Thursday, November 5, 2009

All for Naught

In the past few weeks I have been traveling and speaking at various races. At my book signings I invariably encounter people who are carrying a bag full of race goodies. Asking them which race they are partaking in this weekend, some will give me a sorrowful look and mention how an injury derailed them about a week before the race. As such, they are here just to pick up the things that they have already paid for and to get some deals on running apparel.

While I have been fortunate enough to not have an injury keep me from racing at an important race, I have had to miss races for a variety of reasons. The most recent would be when a bike accident kept me from competing in the World Aquathlon Championship in Australia. Having qualified for the US team in my first ever Aquathlon in August, I was more than stoked to represent my country at the Worlds.

I did not think that 9 days later I would be in the emergency room with news that there was no way in heck I was going to be swimming a few weeks later. So I do understand the feeling that training and hard work, when derailed by an injury, can feel like a total waste.

In speaking to these people, I offer as much solace as I can and try to impart to them that I do indeed feel their pain. I then try to point out that, for many of them, while crossing that finish line would indeed be a dream come true, they have already gained so much. Often these people are not going to even come close to winning their age groups, let alone win the whole race. They are the ones who have gotten off the couch after years of neglect to their physical well-being and are happy to just be running. You know, the plodders. The 6 hour finishers. The ones who many feel don't even belong in the marathon.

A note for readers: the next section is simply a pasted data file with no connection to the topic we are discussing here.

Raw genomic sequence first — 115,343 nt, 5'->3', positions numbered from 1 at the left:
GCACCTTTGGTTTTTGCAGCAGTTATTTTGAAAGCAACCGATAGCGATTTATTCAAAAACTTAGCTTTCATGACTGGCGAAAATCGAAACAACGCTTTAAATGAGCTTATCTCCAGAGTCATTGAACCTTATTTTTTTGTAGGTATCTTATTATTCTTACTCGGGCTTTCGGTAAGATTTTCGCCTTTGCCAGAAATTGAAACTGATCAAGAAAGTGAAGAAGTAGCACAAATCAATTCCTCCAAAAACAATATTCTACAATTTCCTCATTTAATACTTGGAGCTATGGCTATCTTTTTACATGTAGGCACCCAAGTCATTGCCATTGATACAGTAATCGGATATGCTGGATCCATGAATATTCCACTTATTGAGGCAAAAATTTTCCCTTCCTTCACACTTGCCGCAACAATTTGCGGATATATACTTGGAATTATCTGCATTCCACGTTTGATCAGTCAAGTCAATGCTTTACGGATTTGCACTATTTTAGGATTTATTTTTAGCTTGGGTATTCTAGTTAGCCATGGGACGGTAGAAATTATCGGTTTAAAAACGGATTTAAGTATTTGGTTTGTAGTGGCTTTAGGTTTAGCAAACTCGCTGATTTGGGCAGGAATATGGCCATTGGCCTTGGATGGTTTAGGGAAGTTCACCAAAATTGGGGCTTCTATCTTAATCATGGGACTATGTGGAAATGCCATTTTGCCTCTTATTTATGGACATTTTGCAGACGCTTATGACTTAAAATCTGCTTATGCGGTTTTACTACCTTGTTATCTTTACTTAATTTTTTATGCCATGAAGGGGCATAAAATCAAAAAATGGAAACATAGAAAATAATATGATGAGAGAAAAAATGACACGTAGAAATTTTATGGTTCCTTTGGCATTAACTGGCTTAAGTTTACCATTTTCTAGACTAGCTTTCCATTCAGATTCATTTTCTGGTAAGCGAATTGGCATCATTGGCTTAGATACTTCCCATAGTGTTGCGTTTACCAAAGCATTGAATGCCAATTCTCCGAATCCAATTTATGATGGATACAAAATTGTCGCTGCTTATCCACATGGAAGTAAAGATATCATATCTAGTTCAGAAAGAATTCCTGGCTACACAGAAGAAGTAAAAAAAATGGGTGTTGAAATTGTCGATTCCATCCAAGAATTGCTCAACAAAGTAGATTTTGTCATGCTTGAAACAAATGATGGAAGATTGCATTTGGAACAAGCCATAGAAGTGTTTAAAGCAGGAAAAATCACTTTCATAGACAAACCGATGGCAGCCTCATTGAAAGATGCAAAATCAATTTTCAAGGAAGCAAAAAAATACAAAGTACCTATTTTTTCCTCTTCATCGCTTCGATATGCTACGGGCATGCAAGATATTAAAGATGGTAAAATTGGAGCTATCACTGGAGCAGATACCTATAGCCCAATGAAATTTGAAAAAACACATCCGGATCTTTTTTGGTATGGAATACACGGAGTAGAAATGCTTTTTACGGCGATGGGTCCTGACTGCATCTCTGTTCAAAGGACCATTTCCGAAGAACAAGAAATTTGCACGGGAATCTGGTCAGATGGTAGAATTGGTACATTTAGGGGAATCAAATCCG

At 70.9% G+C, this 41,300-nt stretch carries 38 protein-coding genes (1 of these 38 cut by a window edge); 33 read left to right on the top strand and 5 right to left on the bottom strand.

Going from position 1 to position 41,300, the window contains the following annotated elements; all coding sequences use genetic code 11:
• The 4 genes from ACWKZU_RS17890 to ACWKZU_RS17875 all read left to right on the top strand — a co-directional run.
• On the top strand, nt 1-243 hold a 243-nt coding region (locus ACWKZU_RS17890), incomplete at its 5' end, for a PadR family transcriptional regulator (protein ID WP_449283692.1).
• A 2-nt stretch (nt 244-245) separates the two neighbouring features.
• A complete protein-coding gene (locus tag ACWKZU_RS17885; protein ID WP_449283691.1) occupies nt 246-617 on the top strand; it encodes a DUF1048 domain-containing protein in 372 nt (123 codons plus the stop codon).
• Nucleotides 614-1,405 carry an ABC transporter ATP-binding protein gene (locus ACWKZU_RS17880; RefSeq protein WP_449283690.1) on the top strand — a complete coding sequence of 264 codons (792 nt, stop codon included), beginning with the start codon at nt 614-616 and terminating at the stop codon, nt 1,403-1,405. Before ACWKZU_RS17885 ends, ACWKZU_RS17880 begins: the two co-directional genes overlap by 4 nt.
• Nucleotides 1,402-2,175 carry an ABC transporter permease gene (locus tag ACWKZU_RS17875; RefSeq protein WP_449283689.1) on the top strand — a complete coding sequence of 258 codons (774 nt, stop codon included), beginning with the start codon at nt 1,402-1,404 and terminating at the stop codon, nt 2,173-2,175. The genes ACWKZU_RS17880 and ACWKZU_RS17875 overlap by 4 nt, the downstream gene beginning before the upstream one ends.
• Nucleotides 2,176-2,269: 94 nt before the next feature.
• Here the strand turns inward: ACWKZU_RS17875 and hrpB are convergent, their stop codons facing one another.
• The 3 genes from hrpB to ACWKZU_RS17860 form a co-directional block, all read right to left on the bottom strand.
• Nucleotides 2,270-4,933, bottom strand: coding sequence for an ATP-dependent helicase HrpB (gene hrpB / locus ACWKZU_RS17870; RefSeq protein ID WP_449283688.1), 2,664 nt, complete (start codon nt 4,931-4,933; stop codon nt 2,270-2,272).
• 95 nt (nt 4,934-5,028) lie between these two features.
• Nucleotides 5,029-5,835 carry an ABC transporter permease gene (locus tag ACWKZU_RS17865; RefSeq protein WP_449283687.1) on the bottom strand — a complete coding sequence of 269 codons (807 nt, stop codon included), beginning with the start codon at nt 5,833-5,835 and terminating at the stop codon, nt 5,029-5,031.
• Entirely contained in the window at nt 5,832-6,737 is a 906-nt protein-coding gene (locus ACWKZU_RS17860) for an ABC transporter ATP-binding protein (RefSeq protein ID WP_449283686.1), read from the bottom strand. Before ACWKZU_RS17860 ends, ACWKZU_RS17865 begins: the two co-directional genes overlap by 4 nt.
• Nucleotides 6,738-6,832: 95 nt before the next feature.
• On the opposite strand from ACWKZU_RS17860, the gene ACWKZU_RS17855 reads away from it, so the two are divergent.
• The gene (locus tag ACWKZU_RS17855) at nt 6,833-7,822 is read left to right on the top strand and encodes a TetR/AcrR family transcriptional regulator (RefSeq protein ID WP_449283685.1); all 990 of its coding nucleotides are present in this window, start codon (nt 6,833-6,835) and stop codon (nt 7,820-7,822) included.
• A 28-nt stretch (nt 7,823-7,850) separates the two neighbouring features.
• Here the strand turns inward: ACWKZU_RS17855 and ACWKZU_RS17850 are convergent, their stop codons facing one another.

While this blog is not about a debate of whether "slower" runners belong in a marathon, I will say that my opinion falls a lot in line with Greg Meyer, who in 1983 was the last American man to win the Boston Marathon. Greg, who I had the pleasure of meeting and spending some brief time with at the Brooksie Way Half-Marathon last year says that when he hears such complaints from average marathoners, he replies, “If it wasn’t for the run-walkers, you wouldn’t be finishing in front of anybody.” But I digress.

My point is that, there will be another marathon for these people, the injured, to finish. In the meantime, they have gained so much more. Physical fitness, mental resolve, and probably a whole group of new friends are now in their back-pocket. Completing the marathon is not just that one day's worth of events but rather months of training and sacrifice and the rewards that come with it.

Summing up my feelings on the subject, a runner I met in Manchester this past weekend sent me an email recently saying, amongst other things:

"The entire experience of training for and then running the marathon has allowed me to connect with myself and reflect on my strengths and weaknesses more than I would ever have imagined! It may sound silly, but I feel like I accomplished much more than just running 26.2 miles."

Nope, Rebecca, it sounds just about right.


George said...